February 4th is World Cancer Day, so it’s time to talk about the “C” word. Read on to find out more about the Word Cancer Day campaign, what cancer means in the world today, how you can assess your risk, and what you can do to reduce your risk of developing this devastating condition.
What Is World Cancer Day?
World Cancer Day is a global initiative started by the Union for International Cancer Control (UICC) in 2000. The annual aims are to raise awareness of cancer, to pressure governments around the world to prioritize the fight against cancer and to improve global education and understanding of the deadly disease.
World Cancer Day has had an undeniable impact, and almost 950 activities took place across 127 countries last year. From free cancer screenings to fun runs and sponsored head shavings, these global events engaged communities and led to 62 government leaders responding with “strengthened support and commitment.”
The campaign website tells you how you can get involved and show some support as an individual. 2023 marks the halfway point of the three-year “I Am and I Will” campaign that started in 2019. It’s all about your personal commitment to the cause and the individual action you plan to employ. The aim is to reduce the number of premature deaths due to cancer and other non-communicable diseases by one-third by 2030.
Why Is World Cancer Day Important?
Something like one in six deaths around the world result from cancer. 9.6 million people will die of this disease in 2020 alone, making cancer one of the biggest global killers. Many of these deaths could be prevented with more governmental support. Lower and middle-income countries continue to see the biggest increases in global cancer cases.
These countries are the least equipped to deal with the social and economic impacts of the disease, hence the huge need for change that can only come through increased awareness and governmental support. In its World Cancer Declaration, the UICC states its intentions for the World Cancer Day campaign like this:
“We believe that access to life-saving cancer diagnosis, treatment, and care should be equal for all – no matter where you live, what your income, your ethnicity, or gender. We believe that governments must be accountable and national leadership on policies, legislations, investment, and innovation is key to accelerated progress. We believe that individuals together can create change.”
Although the campaign is confined to one day per year, the UICC also hosts a biennial World Cancer Congress, which affords leaders and health experts an opportunity to share knowledge and build connections.
7 Top Risk Factors for Developing Cancer
There are many components that can contribute to your risk of developing cancer, and you can better protect your health by understanding these risk factors. According to the National Cancer Institute, the risk factors you need to be factoring into your thinking about cancer include advanced age, alcohol, diet, genetic predisposition, obesity, sunlight, and tobacco. Let’s take each one in turn:
- Advanced Age. Age is the biggest risk factor for developing cancer. More than 25% of new cancer cases are diagnosed in patients between the ages of 65 and 75. As you get older, it is important that you become increasingly aware of any potential warning signs.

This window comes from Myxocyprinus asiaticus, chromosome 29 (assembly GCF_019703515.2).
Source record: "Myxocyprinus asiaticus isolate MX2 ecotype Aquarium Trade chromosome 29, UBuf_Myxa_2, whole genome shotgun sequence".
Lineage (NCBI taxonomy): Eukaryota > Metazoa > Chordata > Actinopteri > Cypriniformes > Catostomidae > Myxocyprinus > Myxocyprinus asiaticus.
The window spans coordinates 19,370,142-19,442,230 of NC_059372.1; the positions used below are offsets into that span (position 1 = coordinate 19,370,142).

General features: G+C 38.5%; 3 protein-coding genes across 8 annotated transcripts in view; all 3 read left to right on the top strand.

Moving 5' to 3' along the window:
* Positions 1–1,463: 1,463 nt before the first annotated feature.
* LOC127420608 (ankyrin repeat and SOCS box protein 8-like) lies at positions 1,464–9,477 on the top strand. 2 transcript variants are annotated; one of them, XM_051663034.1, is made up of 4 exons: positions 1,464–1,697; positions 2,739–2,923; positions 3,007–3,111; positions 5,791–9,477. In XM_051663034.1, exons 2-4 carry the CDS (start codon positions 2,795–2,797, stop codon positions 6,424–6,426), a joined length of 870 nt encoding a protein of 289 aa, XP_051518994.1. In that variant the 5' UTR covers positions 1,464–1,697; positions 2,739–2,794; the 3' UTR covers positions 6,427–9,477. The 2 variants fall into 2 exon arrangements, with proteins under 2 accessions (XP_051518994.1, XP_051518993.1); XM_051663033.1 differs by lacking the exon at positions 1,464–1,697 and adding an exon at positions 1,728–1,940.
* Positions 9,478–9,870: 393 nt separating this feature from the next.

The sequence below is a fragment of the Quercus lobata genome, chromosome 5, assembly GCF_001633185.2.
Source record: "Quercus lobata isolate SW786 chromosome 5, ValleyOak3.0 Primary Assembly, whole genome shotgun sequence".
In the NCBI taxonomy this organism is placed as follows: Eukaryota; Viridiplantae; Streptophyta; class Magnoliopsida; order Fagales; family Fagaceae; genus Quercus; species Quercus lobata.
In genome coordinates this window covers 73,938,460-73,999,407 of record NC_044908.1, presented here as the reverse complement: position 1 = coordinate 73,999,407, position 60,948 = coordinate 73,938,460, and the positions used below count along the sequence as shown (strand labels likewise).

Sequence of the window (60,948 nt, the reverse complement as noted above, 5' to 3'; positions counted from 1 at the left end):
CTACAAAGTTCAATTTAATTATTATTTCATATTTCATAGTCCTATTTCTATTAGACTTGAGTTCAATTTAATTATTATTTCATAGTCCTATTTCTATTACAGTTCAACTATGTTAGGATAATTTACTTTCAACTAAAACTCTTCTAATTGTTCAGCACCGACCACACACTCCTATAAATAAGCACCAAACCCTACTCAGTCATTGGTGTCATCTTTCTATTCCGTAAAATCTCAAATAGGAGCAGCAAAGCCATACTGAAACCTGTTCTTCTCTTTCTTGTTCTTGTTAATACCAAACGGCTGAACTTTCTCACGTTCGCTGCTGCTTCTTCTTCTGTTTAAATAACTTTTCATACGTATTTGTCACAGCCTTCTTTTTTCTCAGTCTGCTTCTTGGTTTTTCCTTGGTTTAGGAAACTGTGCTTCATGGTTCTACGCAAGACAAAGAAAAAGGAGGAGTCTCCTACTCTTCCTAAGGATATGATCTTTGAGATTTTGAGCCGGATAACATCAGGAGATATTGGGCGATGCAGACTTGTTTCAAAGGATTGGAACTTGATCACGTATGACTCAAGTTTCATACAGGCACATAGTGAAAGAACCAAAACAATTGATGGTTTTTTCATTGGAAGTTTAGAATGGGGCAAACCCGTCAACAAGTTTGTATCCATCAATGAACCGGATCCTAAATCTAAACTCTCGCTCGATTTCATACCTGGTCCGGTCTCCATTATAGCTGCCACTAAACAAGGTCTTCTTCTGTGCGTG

- Alcohol. Drinking alcohol can increase the risk of many different cancers, including cancer of the mouth, throat, esophagus, larynx, liver, and breast. The more alcohol you consume, the higher your risk of cancer.
- Diet. Certain foods, such as charred meats, could put you at an increased risk of developing some cancers. A healthy, balanced diet could be one way to lower your cancer risk. Start by discussing your diet with a medical professional.
- Genetic Predisposition. Some people are genetically predisposed to developing cancer, and hereditary gene mutations play a role in around 5% to 10% of all cancer cases. While you can’t change your genes, you can take more care if you know you could be at increased risk.
- Obesity. According to World Health Organization statistics, there were 650 million obese individuals around the world in 2016. Obesity increases your risk for many kinds of cancer, including cancer of the breast, colon, rectum, esophagus, kidney, and gallbladder. Maintaining a healthy weight may make you less likely to develop cancer.
- Sunlight. The harmful ultraviolet (UV) radiation in sunlight can cause skin damage leading to skin cancer. The prevailing advice is to avoid direct sunlight, wear sunscreen where your clothes don’t cover, and avoid tanning beds altogether.
- Tobacco. Tobacco use is the leading cause of cancer deaths. Smoking, and even inhaling secondhand smoke, can increase your risk of lung, larynx, mouth, esophageal, throat, bladder, kidney, liver, stomach, colon, rectal, and cervical cancers. If you’re a smoker, the most effective way to protect yourself – and others – is to quit as soon as you can.
How Can You Get Checked for Cancer?
The World Health Organization (WHO) notes that early diagnosis can increase your chances of successful cancer treatment, so here are some things you can do to help catch cancer before it catches you.
See the Early Warning Signs – 5 Things to Watch Out For